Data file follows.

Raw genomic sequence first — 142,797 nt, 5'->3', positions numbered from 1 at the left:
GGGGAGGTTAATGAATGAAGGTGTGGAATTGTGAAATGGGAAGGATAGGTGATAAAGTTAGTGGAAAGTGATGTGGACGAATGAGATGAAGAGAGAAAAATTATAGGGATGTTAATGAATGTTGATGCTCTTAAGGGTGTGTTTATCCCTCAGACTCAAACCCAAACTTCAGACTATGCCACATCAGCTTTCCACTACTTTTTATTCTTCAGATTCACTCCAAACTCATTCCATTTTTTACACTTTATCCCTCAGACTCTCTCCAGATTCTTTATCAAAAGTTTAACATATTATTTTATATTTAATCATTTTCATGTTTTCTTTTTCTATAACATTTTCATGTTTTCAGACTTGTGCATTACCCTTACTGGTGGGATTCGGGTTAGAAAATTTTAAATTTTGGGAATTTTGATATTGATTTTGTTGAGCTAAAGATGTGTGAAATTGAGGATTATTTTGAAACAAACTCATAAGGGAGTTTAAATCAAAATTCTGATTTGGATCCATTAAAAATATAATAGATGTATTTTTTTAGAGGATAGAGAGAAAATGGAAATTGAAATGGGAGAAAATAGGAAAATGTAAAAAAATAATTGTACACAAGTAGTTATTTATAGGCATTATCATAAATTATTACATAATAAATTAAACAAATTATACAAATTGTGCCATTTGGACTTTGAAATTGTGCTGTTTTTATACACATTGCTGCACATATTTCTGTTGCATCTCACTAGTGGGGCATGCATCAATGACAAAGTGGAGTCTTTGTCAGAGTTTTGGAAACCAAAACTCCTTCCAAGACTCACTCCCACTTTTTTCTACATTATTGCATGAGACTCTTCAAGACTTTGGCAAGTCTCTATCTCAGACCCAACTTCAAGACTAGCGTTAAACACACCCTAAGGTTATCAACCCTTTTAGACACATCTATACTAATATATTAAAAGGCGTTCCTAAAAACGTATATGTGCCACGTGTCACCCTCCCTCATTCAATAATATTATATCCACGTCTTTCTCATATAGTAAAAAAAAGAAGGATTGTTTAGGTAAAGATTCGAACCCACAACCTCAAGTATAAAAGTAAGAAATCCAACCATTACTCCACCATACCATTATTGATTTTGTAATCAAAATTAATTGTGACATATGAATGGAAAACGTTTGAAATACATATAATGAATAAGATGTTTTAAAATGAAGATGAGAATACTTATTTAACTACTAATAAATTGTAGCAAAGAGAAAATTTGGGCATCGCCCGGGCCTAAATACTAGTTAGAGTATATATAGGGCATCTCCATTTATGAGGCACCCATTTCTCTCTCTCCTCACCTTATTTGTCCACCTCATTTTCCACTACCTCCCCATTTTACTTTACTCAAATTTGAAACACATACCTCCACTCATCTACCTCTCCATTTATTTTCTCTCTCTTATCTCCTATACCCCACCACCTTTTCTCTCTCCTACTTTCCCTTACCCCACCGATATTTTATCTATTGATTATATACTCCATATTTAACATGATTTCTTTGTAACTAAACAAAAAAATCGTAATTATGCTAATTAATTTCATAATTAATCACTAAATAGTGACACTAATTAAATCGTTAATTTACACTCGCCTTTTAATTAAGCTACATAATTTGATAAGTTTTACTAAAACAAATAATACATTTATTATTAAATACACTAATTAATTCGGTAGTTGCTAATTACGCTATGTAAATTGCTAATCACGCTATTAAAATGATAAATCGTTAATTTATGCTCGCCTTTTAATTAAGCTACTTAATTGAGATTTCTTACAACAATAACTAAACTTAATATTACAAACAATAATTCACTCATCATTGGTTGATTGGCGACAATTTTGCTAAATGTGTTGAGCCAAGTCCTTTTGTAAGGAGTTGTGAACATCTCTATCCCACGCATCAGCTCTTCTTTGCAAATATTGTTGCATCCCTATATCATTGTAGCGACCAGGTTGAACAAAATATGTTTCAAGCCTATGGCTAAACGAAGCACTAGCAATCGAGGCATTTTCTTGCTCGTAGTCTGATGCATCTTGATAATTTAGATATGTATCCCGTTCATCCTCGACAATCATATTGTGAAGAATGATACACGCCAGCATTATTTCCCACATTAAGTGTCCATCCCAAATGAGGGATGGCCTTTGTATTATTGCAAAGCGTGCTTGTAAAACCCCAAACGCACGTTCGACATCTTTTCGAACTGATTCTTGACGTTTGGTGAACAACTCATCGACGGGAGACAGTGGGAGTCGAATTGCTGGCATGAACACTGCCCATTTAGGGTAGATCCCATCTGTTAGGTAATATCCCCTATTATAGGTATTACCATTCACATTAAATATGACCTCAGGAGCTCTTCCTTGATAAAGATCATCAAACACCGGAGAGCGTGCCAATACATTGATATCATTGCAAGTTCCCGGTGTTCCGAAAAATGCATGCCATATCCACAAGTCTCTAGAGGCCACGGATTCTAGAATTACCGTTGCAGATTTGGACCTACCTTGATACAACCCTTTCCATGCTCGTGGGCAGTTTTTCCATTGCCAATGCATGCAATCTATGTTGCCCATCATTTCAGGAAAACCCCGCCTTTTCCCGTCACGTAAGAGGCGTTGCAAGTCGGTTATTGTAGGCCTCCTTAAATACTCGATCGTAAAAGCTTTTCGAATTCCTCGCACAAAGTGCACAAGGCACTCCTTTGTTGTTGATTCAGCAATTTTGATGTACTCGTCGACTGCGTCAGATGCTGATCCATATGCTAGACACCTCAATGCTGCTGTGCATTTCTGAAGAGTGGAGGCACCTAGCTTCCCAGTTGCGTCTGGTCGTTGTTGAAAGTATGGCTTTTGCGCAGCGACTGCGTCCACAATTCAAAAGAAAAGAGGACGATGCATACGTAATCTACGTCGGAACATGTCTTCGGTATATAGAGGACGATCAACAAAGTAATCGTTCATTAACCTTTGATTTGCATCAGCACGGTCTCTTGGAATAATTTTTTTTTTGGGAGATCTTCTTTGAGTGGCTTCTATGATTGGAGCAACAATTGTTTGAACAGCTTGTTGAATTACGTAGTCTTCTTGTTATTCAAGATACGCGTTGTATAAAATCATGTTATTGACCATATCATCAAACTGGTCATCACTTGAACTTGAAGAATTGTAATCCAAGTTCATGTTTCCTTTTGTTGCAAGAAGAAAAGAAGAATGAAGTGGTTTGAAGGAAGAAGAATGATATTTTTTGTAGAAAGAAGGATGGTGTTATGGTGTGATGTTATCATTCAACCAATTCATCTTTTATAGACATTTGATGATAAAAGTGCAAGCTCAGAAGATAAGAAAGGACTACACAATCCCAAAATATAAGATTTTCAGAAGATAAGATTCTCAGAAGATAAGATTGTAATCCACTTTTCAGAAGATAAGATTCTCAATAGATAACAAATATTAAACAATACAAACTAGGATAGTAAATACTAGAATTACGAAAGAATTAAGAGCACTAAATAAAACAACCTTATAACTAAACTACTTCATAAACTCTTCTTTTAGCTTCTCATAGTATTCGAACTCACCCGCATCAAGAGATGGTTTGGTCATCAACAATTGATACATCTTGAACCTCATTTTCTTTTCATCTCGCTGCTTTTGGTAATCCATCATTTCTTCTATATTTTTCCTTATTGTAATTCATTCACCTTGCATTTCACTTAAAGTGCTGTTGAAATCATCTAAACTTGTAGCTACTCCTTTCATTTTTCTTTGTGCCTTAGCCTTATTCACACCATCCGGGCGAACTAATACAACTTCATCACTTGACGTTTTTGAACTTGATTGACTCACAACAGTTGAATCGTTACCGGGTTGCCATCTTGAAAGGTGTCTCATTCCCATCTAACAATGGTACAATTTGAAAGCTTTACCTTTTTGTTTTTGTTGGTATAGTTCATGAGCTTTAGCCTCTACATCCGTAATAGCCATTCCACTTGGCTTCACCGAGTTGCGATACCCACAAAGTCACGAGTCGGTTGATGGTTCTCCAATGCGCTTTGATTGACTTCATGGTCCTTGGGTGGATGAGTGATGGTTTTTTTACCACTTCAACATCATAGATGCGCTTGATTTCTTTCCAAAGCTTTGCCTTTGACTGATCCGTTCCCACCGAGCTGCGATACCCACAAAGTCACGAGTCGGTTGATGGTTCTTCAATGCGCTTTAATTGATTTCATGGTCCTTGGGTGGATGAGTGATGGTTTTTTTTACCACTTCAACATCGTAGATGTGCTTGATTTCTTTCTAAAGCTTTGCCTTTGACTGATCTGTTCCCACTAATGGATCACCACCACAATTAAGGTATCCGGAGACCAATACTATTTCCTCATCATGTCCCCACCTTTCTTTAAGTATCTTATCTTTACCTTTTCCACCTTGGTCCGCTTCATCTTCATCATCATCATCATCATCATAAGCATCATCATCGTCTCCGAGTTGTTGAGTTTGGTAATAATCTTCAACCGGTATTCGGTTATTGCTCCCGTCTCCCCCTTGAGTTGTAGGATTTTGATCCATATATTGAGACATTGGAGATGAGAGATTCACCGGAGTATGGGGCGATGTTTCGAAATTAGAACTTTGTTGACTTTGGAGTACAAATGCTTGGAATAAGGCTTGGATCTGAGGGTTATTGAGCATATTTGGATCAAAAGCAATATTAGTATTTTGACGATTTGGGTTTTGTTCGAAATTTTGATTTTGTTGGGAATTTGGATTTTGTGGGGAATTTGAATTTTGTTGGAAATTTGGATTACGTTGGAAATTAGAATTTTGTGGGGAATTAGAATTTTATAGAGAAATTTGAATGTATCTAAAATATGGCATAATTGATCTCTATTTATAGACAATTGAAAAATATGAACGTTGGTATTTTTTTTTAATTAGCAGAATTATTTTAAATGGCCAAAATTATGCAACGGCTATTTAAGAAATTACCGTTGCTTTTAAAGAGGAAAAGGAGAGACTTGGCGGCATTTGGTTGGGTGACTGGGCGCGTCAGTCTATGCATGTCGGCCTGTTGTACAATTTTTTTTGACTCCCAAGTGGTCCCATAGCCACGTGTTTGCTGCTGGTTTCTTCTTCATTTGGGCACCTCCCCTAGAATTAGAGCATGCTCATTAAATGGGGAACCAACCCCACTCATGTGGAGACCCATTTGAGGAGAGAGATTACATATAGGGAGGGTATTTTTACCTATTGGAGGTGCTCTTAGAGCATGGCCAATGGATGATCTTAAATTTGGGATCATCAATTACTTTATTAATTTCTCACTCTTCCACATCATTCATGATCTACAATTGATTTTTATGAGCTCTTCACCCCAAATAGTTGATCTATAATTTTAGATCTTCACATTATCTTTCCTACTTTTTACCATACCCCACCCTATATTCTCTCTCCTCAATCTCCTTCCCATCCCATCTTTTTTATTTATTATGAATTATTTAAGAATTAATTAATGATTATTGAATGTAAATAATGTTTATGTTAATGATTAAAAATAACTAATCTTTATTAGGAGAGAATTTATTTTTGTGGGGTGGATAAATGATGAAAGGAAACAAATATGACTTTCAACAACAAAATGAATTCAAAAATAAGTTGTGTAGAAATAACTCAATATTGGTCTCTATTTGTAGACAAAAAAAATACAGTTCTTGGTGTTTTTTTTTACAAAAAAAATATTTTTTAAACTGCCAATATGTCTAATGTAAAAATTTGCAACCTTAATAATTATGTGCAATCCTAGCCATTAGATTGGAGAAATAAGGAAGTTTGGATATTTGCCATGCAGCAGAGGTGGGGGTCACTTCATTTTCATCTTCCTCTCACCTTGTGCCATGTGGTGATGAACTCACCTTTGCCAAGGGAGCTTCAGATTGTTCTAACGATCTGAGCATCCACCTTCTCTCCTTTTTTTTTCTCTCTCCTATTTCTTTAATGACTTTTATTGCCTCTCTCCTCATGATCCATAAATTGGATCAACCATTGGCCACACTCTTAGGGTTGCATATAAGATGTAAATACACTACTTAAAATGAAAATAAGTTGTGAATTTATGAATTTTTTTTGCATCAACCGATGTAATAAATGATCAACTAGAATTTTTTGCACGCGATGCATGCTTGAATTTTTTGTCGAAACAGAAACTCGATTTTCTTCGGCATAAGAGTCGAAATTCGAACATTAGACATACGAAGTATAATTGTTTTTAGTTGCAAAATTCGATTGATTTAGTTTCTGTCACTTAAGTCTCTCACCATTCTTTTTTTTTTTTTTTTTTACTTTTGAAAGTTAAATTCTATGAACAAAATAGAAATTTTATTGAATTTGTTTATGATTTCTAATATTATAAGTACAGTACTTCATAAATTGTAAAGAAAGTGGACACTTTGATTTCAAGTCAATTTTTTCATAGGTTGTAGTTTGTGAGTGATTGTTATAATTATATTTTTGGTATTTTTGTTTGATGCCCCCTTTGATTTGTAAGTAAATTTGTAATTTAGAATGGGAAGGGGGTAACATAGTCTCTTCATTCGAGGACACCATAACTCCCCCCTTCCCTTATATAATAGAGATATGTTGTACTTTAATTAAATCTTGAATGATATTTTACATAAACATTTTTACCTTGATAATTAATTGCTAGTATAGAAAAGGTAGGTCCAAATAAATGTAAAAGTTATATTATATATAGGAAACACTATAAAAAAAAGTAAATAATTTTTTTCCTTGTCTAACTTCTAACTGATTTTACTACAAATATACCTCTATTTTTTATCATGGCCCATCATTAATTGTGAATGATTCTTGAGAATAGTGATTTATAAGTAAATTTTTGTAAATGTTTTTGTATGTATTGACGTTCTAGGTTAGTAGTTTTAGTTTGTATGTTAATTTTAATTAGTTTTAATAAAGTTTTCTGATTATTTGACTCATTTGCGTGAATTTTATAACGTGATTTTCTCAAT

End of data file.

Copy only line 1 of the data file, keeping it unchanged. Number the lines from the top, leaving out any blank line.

Raw genomic sequence first — 142,797 nt, 5'->3', positions numbered from 1 at the left: